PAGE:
Haugen will appear before a committee that examines the draft legislation of the British government to crackdown on harmful online content. Her comments could be helpful to lawmakers. On the same day as Facebook's latest earnings are due, Haugen will testify before a parliamentary committee. Her comments could help lawmakers strengthen new rules.
After her testimony in the U.S. Senate earlier in the month, Haugen will make it her second appearance before the lawmakers. She testified about the danger the company presents to children and inciting violence and misinformation. Haugen referenced internal research documents that she secretly copied prior to leaving her job at Facebook's civic integrity division.
According to documents Haugen gave to the U.S. Securities and Exchange Commission (USSEC), Facebook allegedly prioritised safety over profits and concealed its research from investors and the general public. Some stories have been published based on the files. They expose internal turmoil following Facebook's Jan. 6 U.S. Capitol Riot and its diversion over curbing divisive content.
Mark Zuckerberg, the CEO of Facebook, has refuted Haugen's depiction of the company as one that values profit more than the well-being its users. He also said that the company pushes divisive material. He does however agree with the need to update internet regulations. It is best for lawmakers to evaluate the tradeoffs.
Haugen stated to U.S. lawmakers she believes a federal regulator is necessary to supervise digital giants such as Facebook. This is something officials in Britain, the European Union and elsewhere are already working on.
Online safety legislation in the United Kingdom calls for a regulator to hold companies accountable when it comes time to remove harmful or illegal content from their platforms. This includes terrorist material and child sex abuse photos.
Damian Collins, the lawmaker in charge of the committee, stated that "This is quite an important moment." "This is a moment. It's kind of like Cambridge Analytica but maybe bigger because I believe it gives a window into the souls of these companies."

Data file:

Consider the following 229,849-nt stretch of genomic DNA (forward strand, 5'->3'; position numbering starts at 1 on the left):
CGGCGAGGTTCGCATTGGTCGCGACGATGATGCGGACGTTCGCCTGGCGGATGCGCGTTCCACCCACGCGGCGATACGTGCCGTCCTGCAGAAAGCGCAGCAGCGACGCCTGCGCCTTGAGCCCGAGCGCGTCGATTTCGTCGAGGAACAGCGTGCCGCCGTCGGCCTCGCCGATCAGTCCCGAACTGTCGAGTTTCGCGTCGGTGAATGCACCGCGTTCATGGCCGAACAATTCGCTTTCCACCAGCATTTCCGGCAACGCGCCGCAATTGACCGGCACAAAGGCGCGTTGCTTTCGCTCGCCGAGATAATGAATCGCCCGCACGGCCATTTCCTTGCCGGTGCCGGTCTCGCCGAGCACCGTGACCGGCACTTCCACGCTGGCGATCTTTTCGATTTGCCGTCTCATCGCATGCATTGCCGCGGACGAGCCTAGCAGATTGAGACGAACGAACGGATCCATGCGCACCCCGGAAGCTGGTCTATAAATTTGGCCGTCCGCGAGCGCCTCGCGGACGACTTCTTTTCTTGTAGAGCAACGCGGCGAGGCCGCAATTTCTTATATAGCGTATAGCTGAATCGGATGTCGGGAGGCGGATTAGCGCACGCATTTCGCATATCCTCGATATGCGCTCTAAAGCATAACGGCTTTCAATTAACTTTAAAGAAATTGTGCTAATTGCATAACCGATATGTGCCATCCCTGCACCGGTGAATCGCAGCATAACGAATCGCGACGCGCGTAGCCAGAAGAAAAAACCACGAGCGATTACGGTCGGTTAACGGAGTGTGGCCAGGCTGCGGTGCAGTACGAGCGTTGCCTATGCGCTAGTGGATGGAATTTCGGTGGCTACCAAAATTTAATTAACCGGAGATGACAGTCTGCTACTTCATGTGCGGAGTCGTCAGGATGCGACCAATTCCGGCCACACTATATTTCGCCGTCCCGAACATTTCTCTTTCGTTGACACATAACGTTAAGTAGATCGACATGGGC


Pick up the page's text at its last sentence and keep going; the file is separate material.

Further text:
Representatives from Facebook, and other social media companies, will speak to the committee on Thursday.
Haugen met Molly Russell's father, who was 14 years old when she killed herself after seeing disturbing content on her Facebook-owned Instagram. In a conversation filmed by BBC, Ian Russell explained to Haugen how Molly's family discovered notes she had written about her addiction to Instagram after Molly's passing.
Haugen will also meet with officials from the European Union in Brussels next month. The bloc's executive committee is updating its digital rulesbook to better protect internet users. It is holding online companies more accountable for dangerous or illegal content.
The U.K. rules will take effect next year and Silicon Valley giants could face a maximum penalty of 10% of their global revenues for violating them. Similar penalties are being proposed by the EU.
The U.K. committee hopes to hear more about Haugen's data collection. Collins stated that the Haugen internal files have been turned over to the U.S. authorities and are crucial because they show the type of information Facebook has -- and what regulators should ask when investigating these companies.
Sophie Zhang, another Facebook whistleblower who raised concerns after discovering evidence of online manipulation in Honduras, Azerbaijan, and other countries, has been heard by the committee.